The Volokh Conspiracy
Mostly law professors | Sometimes contrarian | Often libertarian | Always independent
We express our thanks, again, to Eugene for his invitation to blog, and to readers and commenters for reading our posts.
As our book shows, the procedures that most colleges and universities use in sexual assault cases are so structurally unfair to accused students—with some exceptions at big-money sports programs and religious schools—as to call into question the schools' commitment to pursuing the truth. What can be done about this?
Two points to start. First, there needs to be an acknowledgment that a problem exists. If our book serves no other purpose, it documents dozens of cases—most of which have received little or no attention in the media or higher-ed circles—in which colleges have used unfair procedures to wrongly punish accused students. We have no reason to believe that the cases we've uncovered are isolated occurrences. Even Brett Sokolow, one of the stoutest defenders of the new campus regime (from which he has profited richly), has conceded that "almost all" of the due-process lawsuits must have been "filed by 1 percenters"—meaning students from wealthy families. Most wrongly accused students whose parents' earnings fall into the bottom 99 percent are out of luck.
Second, given the record of the past six years, it seems unlikely that college and university administrators will act to prevent grave injustices unless forced to do so. This past week, for example, two journalists who have done excellent work on this topic, Reason's Robby Soave and Watchdog's Ashe Schow, highlighted a recent trend in which defenders of the campus status quo have cited the shortcomings of typical college investigations as justification for degrading the already minimal protections for the many innocent accused students.
Schow, who reported on a conference of higher-ed administrators, paraphrased one official as noting that "the lower standard [of proof] was easier for administrators because they don't have the expertise of law enforcement." Soave noted [adding bold for emphasis] how a consultant on higher education compliance issues, Andrew Morse, remarked, "The lower threshold as articulated in guidance in 2011 by the Office for Civil Rights provides the foundation for a likely outcome of responsibility that will protect survivors of sexual violence while still not prohibiting the individual found responsible [from] seeking educational opportunities later." As Soave noted, it seemed like for Morse, "It's not about finding the truth, or administering justice. The purpose of the guidance is to make it more likely that accused students are found responsible, whether or not they have done anything wrong."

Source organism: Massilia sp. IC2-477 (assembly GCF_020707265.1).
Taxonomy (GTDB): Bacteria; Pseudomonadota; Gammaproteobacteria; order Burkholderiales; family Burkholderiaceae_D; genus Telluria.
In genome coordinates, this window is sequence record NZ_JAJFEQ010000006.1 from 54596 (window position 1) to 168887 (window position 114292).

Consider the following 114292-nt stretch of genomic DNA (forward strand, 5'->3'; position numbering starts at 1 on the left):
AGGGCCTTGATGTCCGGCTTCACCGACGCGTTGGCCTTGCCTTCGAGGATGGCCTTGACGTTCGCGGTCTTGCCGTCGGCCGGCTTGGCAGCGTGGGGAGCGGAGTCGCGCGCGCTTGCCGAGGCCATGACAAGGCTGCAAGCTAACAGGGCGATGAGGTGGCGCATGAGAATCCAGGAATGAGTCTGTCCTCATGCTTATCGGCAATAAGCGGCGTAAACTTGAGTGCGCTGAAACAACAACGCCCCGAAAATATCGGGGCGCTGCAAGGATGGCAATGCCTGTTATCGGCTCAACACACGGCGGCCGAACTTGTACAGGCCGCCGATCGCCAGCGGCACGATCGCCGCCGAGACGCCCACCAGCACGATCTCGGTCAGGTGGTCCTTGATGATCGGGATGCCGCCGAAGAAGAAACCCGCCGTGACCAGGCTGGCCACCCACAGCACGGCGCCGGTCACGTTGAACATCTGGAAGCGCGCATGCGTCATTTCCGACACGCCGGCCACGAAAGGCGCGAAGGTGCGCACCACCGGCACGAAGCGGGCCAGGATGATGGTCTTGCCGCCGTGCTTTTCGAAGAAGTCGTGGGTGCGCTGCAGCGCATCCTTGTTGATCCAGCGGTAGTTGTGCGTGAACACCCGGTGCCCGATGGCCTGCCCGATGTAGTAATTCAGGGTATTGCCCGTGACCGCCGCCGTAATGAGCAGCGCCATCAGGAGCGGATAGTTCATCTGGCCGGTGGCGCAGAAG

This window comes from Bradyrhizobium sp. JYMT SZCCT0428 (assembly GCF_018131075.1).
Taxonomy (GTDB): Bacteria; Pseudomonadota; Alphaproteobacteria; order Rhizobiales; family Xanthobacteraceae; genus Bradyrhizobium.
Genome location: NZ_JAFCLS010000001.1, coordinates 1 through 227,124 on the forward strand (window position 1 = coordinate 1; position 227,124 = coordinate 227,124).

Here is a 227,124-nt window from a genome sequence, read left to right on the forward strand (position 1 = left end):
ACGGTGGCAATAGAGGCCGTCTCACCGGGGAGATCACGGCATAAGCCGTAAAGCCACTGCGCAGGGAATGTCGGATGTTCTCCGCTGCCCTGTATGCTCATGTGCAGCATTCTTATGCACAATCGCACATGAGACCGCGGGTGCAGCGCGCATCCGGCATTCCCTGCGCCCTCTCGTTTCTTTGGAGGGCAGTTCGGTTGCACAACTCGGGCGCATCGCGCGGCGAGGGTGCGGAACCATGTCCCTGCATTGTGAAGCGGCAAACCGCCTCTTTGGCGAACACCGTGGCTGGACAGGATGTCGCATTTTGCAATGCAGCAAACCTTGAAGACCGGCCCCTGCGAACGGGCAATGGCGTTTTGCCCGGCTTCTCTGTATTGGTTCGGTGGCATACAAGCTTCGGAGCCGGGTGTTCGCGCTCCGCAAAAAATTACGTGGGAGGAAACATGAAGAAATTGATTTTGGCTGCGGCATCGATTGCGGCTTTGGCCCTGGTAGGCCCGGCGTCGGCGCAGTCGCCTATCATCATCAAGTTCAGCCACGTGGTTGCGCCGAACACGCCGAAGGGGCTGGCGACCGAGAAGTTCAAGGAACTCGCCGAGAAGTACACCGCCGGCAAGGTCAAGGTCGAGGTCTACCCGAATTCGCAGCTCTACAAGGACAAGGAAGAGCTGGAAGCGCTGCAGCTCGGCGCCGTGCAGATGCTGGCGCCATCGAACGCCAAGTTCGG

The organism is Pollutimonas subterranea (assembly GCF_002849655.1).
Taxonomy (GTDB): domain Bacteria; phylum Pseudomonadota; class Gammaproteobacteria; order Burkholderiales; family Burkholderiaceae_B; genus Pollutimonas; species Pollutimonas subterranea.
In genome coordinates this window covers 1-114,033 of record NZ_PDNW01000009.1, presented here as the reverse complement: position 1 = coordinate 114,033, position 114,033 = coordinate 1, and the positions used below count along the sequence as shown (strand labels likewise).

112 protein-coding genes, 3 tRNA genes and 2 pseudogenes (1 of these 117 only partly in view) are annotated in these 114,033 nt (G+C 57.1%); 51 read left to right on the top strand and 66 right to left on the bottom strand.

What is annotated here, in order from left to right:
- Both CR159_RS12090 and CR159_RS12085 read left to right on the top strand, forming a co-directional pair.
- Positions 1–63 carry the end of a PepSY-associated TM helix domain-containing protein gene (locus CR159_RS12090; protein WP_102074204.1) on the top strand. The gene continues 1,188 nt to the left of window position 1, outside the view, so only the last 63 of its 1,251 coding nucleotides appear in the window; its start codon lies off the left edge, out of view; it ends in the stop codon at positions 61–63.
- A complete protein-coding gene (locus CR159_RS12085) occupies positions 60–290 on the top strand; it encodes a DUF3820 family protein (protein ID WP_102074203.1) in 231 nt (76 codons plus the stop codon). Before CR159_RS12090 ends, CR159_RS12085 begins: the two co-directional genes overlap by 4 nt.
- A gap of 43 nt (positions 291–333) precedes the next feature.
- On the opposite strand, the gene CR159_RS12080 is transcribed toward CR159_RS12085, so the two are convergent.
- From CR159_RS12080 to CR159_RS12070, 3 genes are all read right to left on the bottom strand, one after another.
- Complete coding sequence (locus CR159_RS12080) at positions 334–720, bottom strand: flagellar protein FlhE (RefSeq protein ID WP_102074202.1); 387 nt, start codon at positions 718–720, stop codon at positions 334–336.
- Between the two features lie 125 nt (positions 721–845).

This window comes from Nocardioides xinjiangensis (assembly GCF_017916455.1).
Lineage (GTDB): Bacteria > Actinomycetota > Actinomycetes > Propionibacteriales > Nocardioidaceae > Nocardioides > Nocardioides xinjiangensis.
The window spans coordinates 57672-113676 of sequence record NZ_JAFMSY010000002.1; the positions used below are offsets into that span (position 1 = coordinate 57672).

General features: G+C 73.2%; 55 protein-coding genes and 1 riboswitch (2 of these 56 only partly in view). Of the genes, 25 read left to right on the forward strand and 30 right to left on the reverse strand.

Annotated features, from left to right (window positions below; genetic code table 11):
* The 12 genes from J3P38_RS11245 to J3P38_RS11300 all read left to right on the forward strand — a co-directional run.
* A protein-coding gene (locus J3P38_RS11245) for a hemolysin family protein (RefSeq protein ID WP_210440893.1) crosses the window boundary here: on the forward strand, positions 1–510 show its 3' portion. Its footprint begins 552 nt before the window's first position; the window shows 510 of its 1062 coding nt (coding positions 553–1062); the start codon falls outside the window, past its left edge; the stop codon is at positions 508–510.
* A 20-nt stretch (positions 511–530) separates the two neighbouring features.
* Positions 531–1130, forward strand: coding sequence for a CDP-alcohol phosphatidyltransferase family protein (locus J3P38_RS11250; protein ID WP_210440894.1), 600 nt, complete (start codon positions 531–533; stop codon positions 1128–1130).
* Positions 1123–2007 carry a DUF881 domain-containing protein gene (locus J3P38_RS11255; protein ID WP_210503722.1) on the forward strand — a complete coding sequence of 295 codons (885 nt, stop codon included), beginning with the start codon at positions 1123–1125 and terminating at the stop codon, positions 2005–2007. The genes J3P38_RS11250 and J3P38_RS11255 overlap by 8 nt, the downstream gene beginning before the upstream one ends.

These sentiments resembled that offered in a January "Room for Debate" piece in the New York Times. Professor Nancy Chi Cantalupo, defending the Obama administration's policy, asserted that higher standards of proof "require evidence of a quantity and type that is virtually impossible for schools to access, as they lack court powers such as the subpoena which would compel the production of evidence." But while arguing that campus systems are not competent enough at finding the truth to do justice to accusers unless the burden of proving guilt is minimal, Cantalupo implied that doing justice to students who are wrongly accused is of no great concern.